GDPR and patient-centred health care

The General Data Protection Regulation (GDPR) became applicable in the Republic of Croatia on 25 May 2018. This regulation applies to all enterprises which handle EU citizen data, irrespective of their location. Personal data protection is one of the fundamental tasks organisations are obligated to fulfil pursuant to GDPR, whether it concerns personal data of users, clients or employees.

The General Data Protection Regulation (GDPR) has a significant impact on healthcare organisations: in developed countries, where healthcare organisations collect a wide range of patient information to provide better health-related outcomes, this increased attention to personal data protection has an even greater impact.

Specific challenges for health care

GDPR presents challenges to all industries, but health care is particularly emphasised here, since all data on diseases, diagnoses etc. belong to a special category of sensitive data, which should be handled with great care. These data are divided into several types:

  1. Data concerning health – personal data related to the physical or mental health of a natural person, including the provision of healthcare services, which reveal information about his or her health status.
  2. Genetic data – personal data relating to the inherited or acquired genetic characteristics of a natural person which give unique information about the physiology or the health of that natural person.
  3. Biometric data – personal data resulting from specific technical processing relating to the physical and physiological characteristics of a natural person, which allow the unique identification of that natural person, such as facial images, fingerprints etc.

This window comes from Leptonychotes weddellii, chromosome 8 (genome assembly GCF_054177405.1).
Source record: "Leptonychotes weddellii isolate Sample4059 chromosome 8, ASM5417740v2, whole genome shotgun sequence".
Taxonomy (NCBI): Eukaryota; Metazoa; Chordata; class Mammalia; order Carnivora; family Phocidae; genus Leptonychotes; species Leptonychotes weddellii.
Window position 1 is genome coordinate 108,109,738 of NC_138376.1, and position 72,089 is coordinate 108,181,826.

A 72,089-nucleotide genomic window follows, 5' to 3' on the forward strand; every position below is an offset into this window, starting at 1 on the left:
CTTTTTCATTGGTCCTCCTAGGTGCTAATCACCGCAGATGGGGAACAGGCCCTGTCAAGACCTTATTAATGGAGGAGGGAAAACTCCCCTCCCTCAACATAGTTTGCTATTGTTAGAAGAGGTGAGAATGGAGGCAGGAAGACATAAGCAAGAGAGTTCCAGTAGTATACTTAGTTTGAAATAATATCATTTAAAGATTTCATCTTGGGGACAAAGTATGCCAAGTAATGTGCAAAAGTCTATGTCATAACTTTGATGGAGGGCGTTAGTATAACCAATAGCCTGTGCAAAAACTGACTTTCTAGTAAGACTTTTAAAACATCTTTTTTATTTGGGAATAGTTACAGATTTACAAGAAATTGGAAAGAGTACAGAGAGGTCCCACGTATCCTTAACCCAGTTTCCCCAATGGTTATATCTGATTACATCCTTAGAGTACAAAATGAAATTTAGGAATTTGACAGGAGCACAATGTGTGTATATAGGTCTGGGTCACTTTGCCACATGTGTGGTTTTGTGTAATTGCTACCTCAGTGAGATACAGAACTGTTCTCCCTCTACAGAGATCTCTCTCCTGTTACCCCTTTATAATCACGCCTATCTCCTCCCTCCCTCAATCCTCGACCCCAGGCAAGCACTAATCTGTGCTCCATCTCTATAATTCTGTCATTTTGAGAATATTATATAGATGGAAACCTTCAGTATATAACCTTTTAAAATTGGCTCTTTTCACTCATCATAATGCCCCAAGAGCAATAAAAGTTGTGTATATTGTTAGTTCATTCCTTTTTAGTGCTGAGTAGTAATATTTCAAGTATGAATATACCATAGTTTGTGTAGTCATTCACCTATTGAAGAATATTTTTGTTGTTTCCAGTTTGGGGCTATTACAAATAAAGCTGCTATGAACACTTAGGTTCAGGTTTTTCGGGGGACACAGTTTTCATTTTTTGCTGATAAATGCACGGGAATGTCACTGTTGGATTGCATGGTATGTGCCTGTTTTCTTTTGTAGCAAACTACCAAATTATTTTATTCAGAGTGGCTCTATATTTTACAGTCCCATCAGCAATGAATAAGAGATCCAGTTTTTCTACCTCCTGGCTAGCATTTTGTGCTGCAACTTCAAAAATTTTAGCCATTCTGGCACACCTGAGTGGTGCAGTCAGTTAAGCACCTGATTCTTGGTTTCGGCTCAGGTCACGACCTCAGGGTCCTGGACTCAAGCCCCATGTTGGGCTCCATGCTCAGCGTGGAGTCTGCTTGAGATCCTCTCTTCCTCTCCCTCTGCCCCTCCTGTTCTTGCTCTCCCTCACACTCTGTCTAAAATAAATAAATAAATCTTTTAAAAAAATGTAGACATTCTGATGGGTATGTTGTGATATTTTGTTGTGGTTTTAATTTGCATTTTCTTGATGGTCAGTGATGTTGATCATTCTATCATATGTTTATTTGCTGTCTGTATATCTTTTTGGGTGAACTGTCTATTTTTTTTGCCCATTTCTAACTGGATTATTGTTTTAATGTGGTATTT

Healthcare organisations that typically manage healthcare data therefore have an additional burden of maintaining data concerning health, genetic data and biometric data at a higher standard of personal data protection.

GDPR prohibits the processing of these data unless one of the following conditions is met:

  • The data subject has given explicit consent to the processing of such data.
  • Processing is necessary for the purpose of preventive or occupational medicine, for the assessment of the working capacity of the employee, medical diagnosis, the provision of health or social care etc.
  • Processing is necessary for reasons of public interest in the area of public health, such as protecting against serious cross-border threats to health or ensuring high standards of quality and safety of health care and of medicinal products or medical devices.

Processing of personal data

Processing means any operation or set of operations which is performed on personal data or on sets of personal data, whether or not by automated means, such as collection, recording, organisation, structuring, storage, adaptation or alteration, retrieval, consultation, use, disclosure by transmission, dissemination or otherwise making available, alignment or combination, restriction, erasure or destruction.

Processing of personal data must be lawful, fair and transparent, while the purpose for which personal data are processed should be explicitly stated, justified and specified at the time of data collection. During processing, it is very important to reduce the amount of data collection and limit the period for which the personal data are stored to a strict minimum (in order to ensure that the personal data are not kept longer than necessary, time limits should be established by the controller for storage and erasure).

Consent to the processing of personal data must be demonstrable, unambiguous, exclusive, voluntary and must include the possibility of withdrawal at any time.